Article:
Front Range 60: by Cristienne Beam
A few Tribellas took a Bus(wo)man’s holiday on the bike this past weekend and took to the dirt. Yep, Mountain Biking.
Although not confirmed Rachel went to Utah, Jenny recovered from Gila by riding her brand new mountain bike for the second time, and Joan and I went to race the Front Range 60.
So, as I’ve already stated in my Socks’ Blogs, I sometimes have a problem with the word “Race.” When I say “Race” I get a stomachache, my hands go all clammy…you know the drill. I have even on occasion pretended to be someone else. But I had “Race” beat this time, I was just going to enter to “Train.”
So here’s another confession for you. Up until this past weekend the furthest I’d ever ridden my mountain bike was 35 miles.
I somewhat felt that this might be the equivalent of running a marathon when only having previously run a 10k, but I was game. Now Jenny had a valid argument. Why should I pay $80 to try out 60 miles when I could just do it on my own? True. But sometimes you get a little push when you put some dough on the line. And, in a 6 lap race if I was in trouble I could get out of it; plus, the spectators really do help you get to the finish line. And this cannot be overstated.
This was a full on “Train-ing” ride. I would be completely self-sufficient. I didn’t need a tent and a bunch of extraneous junk. I just needed my cooler with 6 bottles and assorted foodstuffs that were easy to digest. Although looking back, setting up a soigneur or masseuse would have been helpful afterwards.
Front Range 60 at Bear Creek is a super fast, almost non-technical 10-mile loop that you do six times. So, many riders, myself included, opted to travel light and not carry a camelback. Looking back I would say this was the downfall of a few. Temperatures climbed for the first time this Spring up into the 80s. It was hot and it was dry.
The start combined all women age groups; 31 women were at the start, of all racing and riding abilities.
My plan was to ride the first 3 laps and see how I felt, get through lap 4, and then mentally I thought I would be home free. I thought my biggest obstacles would be feeding myself, getting enough liquids and controlling my mental game.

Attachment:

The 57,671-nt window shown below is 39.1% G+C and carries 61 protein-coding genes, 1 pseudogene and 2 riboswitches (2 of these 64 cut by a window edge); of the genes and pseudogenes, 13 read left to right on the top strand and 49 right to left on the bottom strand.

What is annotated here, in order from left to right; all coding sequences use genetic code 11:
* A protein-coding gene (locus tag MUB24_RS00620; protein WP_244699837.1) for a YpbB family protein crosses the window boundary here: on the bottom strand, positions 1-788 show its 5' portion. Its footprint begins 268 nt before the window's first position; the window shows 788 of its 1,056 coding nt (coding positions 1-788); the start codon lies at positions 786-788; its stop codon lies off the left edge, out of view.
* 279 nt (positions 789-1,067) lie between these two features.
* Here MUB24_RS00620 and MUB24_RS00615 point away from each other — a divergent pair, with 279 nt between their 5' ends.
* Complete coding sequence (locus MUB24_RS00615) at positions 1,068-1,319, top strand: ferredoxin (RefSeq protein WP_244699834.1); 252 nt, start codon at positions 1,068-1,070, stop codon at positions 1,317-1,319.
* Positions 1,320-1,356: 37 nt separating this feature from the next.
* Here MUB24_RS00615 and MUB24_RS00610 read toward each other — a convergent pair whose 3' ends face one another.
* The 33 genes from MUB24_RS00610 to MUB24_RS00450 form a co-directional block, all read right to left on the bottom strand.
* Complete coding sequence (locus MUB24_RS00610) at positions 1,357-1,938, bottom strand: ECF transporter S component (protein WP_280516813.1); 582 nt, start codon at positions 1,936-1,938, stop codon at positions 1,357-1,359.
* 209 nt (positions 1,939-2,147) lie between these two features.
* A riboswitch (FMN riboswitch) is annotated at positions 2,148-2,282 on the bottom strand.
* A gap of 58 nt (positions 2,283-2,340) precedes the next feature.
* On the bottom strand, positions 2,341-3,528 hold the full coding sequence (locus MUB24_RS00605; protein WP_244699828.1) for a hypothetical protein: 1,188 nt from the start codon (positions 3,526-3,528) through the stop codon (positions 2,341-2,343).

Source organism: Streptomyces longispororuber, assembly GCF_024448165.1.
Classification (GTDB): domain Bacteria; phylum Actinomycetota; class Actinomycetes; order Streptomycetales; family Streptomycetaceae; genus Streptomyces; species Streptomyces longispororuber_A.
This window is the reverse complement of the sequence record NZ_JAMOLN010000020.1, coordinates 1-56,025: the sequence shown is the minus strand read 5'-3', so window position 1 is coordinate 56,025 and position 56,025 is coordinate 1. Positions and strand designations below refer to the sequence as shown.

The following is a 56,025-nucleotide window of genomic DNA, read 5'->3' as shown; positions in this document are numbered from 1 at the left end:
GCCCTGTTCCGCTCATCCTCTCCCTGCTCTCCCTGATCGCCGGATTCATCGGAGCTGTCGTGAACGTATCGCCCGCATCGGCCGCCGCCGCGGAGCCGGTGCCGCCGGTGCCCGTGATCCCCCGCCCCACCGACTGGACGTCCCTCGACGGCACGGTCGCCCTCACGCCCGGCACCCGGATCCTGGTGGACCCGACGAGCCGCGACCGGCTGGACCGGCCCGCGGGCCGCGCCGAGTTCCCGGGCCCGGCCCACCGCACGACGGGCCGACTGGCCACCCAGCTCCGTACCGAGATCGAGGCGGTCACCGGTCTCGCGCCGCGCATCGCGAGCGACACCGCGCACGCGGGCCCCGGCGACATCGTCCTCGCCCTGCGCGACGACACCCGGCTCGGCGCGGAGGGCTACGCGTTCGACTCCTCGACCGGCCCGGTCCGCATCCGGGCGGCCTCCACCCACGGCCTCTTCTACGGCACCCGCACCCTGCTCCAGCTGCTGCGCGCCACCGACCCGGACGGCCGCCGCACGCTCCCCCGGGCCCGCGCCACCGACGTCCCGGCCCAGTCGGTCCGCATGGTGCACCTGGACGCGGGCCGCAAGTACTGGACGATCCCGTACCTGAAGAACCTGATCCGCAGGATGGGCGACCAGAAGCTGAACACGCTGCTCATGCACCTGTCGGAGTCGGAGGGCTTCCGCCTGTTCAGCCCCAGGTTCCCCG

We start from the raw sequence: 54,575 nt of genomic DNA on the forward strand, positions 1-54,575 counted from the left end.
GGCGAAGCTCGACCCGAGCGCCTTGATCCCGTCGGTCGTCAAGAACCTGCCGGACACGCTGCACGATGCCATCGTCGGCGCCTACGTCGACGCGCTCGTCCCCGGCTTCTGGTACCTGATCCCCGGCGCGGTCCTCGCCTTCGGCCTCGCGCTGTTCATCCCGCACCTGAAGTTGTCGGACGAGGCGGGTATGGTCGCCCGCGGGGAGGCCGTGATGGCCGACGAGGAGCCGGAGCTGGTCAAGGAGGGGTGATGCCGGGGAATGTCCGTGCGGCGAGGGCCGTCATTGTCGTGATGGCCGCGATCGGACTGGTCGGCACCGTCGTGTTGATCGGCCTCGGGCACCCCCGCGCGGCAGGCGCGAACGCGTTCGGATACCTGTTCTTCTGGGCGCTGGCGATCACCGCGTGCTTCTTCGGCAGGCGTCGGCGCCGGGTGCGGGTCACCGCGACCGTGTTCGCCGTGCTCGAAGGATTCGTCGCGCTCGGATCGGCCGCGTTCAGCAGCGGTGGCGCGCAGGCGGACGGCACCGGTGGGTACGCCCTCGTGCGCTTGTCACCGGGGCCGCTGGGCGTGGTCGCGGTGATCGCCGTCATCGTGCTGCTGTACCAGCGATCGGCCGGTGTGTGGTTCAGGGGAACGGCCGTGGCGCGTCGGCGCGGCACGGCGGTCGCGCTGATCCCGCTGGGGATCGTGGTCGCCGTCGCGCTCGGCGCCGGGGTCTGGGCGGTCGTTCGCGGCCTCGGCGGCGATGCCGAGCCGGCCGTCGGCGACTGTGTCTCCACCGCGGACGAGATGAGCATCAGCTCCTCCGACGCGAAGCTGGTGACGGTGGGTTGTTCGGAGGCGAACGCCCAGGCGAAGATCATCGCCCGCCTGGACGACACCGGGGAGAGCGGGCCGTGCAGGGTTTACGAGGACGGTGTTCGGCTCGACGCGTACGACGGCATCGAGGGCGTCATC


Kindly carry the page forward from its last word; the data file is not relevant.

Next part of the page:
Reaching for a bottle on the mountain bike is a bit trickier than on the road bike. And it was in lap one that I realized that gulping on the uphills was the safest plan. Of course I realized this after I tried to drink on a fast flat section going into lap 2. I just didn’t see that big root and small drop-off. Over the handlebars I went.
I popped up, seeing tweety birds and stars, and whimpered once or twice. I wanted to cry, but there was no one around to hear me or offer sympathy. I’m not exactly sure why I didn’t let go of the water bottle and grab the handlebar. The only option seemed to be to get back on the bike.
A few things kept me going. In lap 2 I saw a coyote down by the water; I figured it was a sign for me to keep going. I have a ‘thing’ about animals. In the feed zone spectators impressed with my quick self refueling technique were yelling “Go Tribella!” And Annette Hayden of Mountain Moon Photography was out on the course.
I recognized Annette during my second lap and was so happy to have her out there, which is why I am smiling in all of the photos despite blood dripping down my arm and my leg. On lap 3 Annette yelled “how many to go?” “Three,” I answered.
I counted each time I saw Annette and finished my first 60 miles on the mountain bike.
Although I never saw her out front Joan had a fantastic race finishing second in her age group to overall womens’ winner Moots rider Kelly Boniface; Joan was 5th overall. I was 11th in my age group and 22nd overall. For full results visit warriorcycling.com.
P.S. I’m in love with Kelly Boniface’s Moots mountain bike, and that beautiful silver saddle!